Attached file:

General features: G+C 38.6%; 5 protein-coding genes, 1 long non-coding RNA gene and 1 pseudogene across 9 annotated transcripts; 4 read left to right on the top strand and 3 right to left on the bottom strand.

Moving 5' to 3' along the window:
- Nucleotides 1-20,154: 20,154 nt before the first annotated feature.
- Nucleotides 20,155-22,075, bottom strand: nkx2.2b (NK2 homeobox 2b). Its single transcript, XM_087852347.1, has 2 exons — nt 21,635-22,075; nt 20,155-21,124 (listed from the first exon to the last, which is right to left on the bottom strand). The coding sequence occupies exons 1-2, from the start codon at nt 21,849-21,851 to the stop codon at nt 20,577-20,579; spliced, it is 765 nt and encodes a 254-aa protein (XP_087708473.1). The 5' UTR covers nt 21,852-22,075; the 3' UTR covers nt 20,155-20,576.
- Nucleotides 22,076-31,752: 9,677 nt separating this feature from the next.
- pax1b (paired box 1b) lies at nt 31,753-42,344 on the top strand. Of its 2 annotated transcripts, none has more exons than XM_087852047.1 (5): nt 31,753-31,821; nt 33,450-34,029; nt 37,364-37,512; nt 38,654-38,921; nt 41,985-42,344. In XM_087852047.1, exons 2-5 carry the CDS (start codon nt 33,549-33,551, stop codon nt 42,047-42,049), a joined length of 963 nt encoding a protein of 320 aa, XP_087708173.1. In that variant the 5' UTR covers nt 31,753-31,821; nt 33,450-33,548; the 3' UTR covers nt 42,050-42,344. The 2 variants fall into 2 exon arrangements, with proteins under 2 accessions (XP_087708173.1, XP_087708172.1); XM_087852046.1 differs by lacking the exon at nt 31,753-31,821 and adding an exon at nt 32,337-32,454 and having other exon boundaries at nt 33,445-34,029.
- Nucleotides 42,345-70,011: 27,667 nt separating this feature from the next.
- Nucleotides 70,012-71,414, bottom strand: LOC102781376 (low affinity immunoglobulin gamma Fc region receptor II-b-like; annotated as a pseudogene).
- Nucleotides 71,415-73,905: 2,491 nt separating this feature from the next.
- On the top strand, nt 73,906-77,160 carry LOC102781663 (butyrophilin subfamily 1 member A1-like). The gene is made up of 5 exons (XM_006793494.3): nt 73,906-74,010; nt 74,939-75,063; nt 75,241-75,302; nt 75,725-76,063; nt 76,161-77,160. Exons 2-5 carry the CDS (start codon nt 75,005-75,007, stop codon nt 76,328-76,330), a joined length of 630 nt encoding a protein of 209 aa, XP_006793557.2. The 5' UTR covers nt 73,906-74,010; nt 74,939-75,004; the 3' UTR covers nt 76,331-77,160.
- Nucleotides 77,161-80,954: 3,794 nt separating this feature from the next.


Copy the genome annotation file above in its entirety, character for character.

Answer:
General features: G+C 38.6%; 5 protein-coding genes, 1 long non-coding RNA gene and 1 pseudogene across 9 annotated transcripts; 4 read left to right on the top strand and 3 right to left on the bottom strand.

Moving 5' to 3' along the window:
- Nucleotides 1-20,154: 20,154 nt before the first annotated feature.
- Nucleotides 20,155-22,075, bottom strand: nkx2.2b (NK2 homeobox 2b). Its single transcript, XM_087852347.1, has 2 exons — nt 21,635-22,075; nt 20,155-21,124 (listed from the first exon to the last, which is right to left on the bottom strand). The coding sequence occupies exons 1-2, from the start codon at nt 21,849-21,851 to the stop codon at nt 20,577-20,579; spliced, it is 765 nt and encodes a 254-aa protein (XP_087708473.1). The 5' UTR covers nt 21,852-22,075; the 3' UTR covers nt 20,155-20,576.
- Nucleotides 22,076-31,752: 9,677 nt separating this feature from the next.
- pax1b (paired box 1b) lies at nt 31,753-42,344 on the top strand. Of its 2 annotated transcripts, none has more exons than XM_087852047.1 (5): nt 31,753-31,821; nt 33,450-34,029; nt 37,364-37,512; nt 38,654-38,921; nt 41,985-42,344. In XM_087852047.1, exons 2-5 carry the CDS (start codon nt 33,549-33,551, stop codon nt 42,047-42,049), a joined length of 963 nt encoding a protein of 320 aa, XP_087708173.1. In that variant the 5' UTR covers nt 31,753-31,821; nt 33,450-33,548; the 3' UTR covers nt 42,050-42,344. The 2 variants fall into 2 exon arrangements, with proteins under 2 accessions (XP_087708173.1, XP_087708172.1); XM_087852046.1 differs by lacking the exon at nt 31,753-31,821 and adding an exon at nt 32,337-32,454 and having other exon boundaries at nt 33,445-34,029.
- Nucleotides 42,345-70,011: 27,667 nt separating this feature from the next.
- Nucleotides 70,012-71,414, bottom strand: LOC102781376 (low affinity immunoglobulin gamma Fc region receptor II-b-like; annotated as a pseudogene).
- Nucleotides 71,415-73,905: 2,491 nt separating this feature from the next.
- On the top strand, nt 73,906-77,160 carry LOC102781663 (butyrophilin subfamily 1 member A1-like). The gene is made up of 5 exons (XM_006793494.3): nt 73,906-74,010; nt 74,939-75,063; nt 75,241-75,302; nt 75,725-76,063; nt 76,161-77,160. Exons 2-5 carry the CDS (start codon nt 75,005-75,007, stop codon nt 76,328-76,330), a joined length of 630 nt encoding a protein of 209 aa, XP_006793557.2. The 5' UTR covers nt 73,906-74,010; nt 74,939-75,004; the 3' UTR covers nt 76,331-77,160.
- Nucleotides 77,161-80,954: 3,794 nt separating this feature from the next.